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Oxycodone Abuse Among Elderly Citizens

Isaac Alexis, M.D., AAMA, AMP-BC

Medically reviewed by

Isaac Alexis, M.D., AAMA, AMP-BC

Oxycodone effects can be more dangerous among the elderly than younger adults when misused. Abusing oxycodone can lead to addiction and increase risk for life-threatening overdose. Older adults who abuse it may need inpatient treatment.

Millions of people in the United States are struggling with addiction or abuse of prescription pain medications. This includes oxycodone, one of the most common prescription opioids. Also known as OxyContin, oxycodone is a powerful pain reliever.

Over recent years, opioid abuse among elderly citizens has been on the rise. Pain conditions are common among the elderly, and doctors are often more likely to prescribe strong pain relievers to older patients than those younger.

When taken as prescribed, oxycodone can effectively relieve moderate to severe pain. However, chronic use of oxycodone poses some serious risks, including dependence and addiction. This risk can be higher among older adults, who tend to be more sensitive to drug effects.

Misuse of oxycodone can be dangerous for elderly people and potentially life-threatening. Older adults that abuse oxycodone may need inpatient treatment to overcome their drug misuse and identify safer alternatives for pain relief.

Opioids and Chronic Pain: Causes Of Oxycodone Drug Abuse Among Elderly

Opioid use disorders (OUDs) are complex, and cannot always be traced back to a single cause. Elderly people, in particular, may abuse oxycodone for various reasons. Growing older leads to some very common life changes that can be stressful to handle.

Many elderly people abuse opioid prescriptions to experience more effective pain relief. According to one study, this is the primary motivator among older adults. Sometimes this is because their prescribed amount is not enough to treat their pain.

Older people may develop drug tolerance quickly, requiring high dosages to feel the same pain relief. This may lead to them increasing dosages on their own to manage pain, with or without prescriber approval. This can be dangerous, risking severe drug dependence and addiction.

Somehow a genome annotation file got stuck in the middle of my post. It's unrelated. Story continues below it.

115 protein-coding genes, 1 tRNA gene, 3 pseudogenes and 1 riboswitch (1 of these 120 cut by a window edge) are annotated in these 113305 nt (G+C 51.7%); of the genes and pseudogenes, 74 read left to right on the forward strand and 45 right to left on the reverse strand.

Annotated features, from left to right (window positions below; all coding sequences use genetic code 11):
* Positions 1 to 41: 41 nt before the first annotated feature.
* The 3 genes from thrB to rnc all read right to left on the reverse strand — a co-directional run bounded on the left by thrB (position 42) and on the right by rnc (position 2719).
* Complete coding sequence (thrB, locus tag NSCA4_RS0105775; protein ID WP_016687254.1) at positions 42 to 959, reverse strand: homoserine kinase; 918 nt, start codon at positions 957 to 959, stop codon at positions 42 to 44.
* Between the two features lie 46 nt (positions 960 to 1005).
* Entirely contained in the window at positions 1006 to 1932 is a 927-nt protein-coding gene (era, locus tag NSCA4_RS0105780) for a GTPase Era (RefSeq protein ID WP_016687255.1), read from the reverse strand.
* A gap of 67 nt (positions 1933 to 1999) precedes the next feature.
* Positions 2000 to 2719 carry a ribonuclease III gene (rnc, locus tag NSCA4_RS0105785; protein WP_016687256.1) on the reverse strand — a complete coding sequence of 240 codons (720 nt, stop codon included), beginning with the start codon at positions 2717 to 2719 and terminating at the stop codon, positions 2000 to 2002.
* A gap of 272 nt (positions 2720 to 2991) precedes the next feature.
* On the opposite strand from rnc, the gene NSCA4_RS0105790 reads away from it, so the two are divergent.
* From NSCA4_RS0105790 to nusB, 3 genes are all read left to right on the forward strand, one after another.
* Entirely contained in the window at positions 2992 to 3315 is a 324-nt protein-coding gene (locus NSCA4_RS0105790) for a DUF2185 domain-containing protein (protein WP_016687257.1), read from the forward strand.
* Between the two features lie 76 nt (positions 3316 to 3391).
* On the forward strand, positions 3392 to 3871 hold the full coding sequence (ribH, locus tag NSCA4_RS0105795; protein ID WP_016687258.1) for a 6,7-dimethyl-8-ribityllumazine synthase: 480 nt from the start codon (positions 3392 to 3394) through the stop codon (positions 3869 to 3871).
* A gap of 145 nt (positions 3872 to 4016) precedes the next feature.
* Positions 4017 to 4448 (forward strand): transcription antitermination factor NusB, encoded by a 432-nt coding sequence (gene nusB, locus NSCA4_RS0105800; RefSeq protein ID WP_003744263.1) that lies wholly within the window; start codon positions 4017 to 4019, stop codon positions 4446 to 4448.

Other common reasons for oxycodone abuse among the elderly include:

  • a feeling of euphoria from high doses
  • to help them fall/stay asleep
  • to manage symptoms of anxiety or depression
  • to avoid oxycodone withdrawal
  • undertreatment of pain
  • coping with life changes (e.g. retirement, divorce)
  • coping with the death of a family member or loved one

There are several ways older adults may get their supply of oxycodone. Most receive the drug through a legitimate prescription from a doctor. Oxycodone may also be bought through a drug dealer. This is less common among people with a disability or those primarily home-bound. Other sources may include family members, stealing from a pharmacy, or sharing and trading with others.


Signs Of Oxycodone Abuse In Senior Citizens

If an elderly person you know is taking oxycodone, it can be helpful to know the signs of misuse.

Signs of oxycodone abuse among elderly citizens include:

  • taking higher doses than prescribed
  • taking it more often than prescribed
  • getting oxycodone from a friend or relative
  • getting oxycodone prescriptions from more than one doctor
  • becoming more anxious or depressed
  • acting defensive when confronted about drug use
  • isolating from others
  • having trouble remembering things or acting confused

Knowing these signs and symptoms of oxycodone abuse can help you get proper treatment for your loved one faster.

Side Effects Of Oxycodone Abuse

Oxycodone misuse can affect the body and brain in many ways. These side effects can be even more intense in the elderly. Other age-related health conditions can also influence the type and severity of oxycodone side effects.

Oxycodone side effects in the elderly include:

  • dizziness
  • constipation
  • decreased coordination
  • breathing problems
  • headaches
  • confusion
  • nausea
  • heart failure

Risk Factors For Oxycodone Abuse Among Elderly Citizens